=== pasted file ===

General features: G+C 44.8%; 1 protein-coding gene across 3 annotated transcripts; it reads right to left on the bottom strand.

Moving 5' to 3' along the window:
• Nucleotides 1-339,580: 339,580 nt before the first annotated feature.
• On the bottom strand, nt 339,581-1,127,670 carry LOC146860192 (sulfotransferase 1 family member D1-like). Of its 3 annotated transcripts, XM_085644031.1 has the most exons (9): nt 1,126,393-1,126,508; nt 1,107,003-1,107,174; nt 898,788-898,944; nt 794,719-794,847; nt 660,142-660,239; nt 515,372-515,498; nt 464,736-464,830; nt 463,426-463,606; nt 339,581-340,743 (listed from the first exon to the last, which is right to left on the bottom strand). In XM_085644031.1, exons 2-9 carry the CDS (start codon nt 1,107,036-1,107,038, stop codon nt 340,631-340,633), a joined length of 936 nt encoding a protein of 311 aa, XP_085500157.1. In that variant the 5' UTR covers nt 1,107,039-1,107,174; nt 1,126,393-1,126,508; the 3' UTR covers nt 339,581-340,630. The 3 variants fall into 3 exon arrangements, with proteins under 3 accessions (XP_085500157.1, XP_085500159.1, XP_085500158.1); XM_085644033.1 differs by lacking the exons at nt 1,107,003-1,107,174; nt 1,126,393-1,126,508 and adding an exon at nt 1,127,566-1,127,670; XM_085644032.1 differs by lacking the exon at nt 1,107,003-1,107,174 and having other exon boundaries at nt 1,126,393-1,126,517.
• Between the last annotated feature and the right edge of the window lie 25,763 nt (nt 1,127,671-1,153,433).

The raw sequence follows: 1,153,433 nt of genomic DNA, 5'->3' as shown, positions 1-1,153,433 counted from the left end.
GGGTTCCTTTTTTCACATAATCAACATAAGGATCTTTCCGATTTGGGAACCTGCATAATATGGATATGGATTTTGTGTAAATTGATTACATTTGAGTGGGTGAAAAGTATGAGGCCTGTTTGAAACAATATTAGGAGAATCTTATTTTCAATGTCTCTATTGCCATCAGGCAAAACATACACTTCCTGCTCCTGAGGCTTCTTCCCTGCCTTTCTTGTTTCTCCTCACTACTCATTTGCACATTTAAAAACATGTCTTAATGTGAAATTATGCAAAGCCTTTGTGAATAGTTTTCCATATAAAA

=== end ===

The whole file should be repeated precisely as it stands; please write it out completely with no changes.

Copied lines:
General features: G+C 44.8%; 1 protein-coding gene across 3 annotated transcripts; it reads right to left on the bottom strand.

Moving 5' to 3' along the window:
• Nucleotides 1-339,580: 339,580 nt before the first annotated feature.
• On the bottom strand, nt 339,581-1,127,670 carry LOC146860192 (sulfotransferase 1 family member D1-like). Of its 3 annotated transcripts, XM_085644031.1 has the most exons (9): nt 1,126,393-1,126,508; nt 1,107,003-1,107,174; nt 898,788-898,944; nt 794,719-794,847; nt 660,142-660,239; nt 515,372-515,498; nt 464,736-464,830; nt 463,426-463,606; nt 339,581-340,743 (listed from the first exon to the last, which is right to left on the bottom strand). In XM_085644031.1, exons 2-9 carry the CDS (start codon nt 1,107,036-1,107,038, stop codon nt 340,631-340,633), a joined length of 936 nt encoding a protein of 311 aa, XP_085500157.1. In that variant the 5' UTR covers nt 1,107,039-1,107,174; nt 1,126,393-1,126,508; the 3' UTR covers nt 339,581-340,630. The 3 variants fall into 3 exon arrangements, with proteins under 3 accessions (XP_085500157.1, XP_085500159.1, XP_085500158.1); XM_085644033.1 differs by lacking the exons at nt 1,107,003-1,107,174; nt 1,126,393-1,126,508 and adding an exon at nt 1,127,566-1,127,670; XM_085644032.1 differs by lacking the exon at nt 1,107,003-1,107,174 and having other exon boundaries at nt 1,126,393-1,126,517.
• Between the last annotated feature and the right edge of the window lie 25,763 nt (nt 1,127,671-1,153,433).

The raw sequence follows: 1,153,433 nt of genomic DNA, 5'->3' as shown, positions 1-1,153,433 counted from the left end.
GGGTTCCTTTTTTCACATAATCAACATAAGGATCTTTCCGATTTGGGAACCTGCATAATATGGATATGGATTTTGTGTAAATTGATTACATTTGAGTGGGTGAAAAGTATGAGGCCTGTTTGAAACAATATTAGGAGAATCTTATTTTCAATGTCTCTATTGCCATCAGGCAAAACATACACTTCCTGCTCCTGAGGCTTCTTCCCTGCCTTTCTTGTTTCTCCTCACTACTCATTTGCACATTTAAAAACATGTCTTAATGTGAAATTATGCAAAGCCTTTGTGAATAGTTTTCCATATAAAA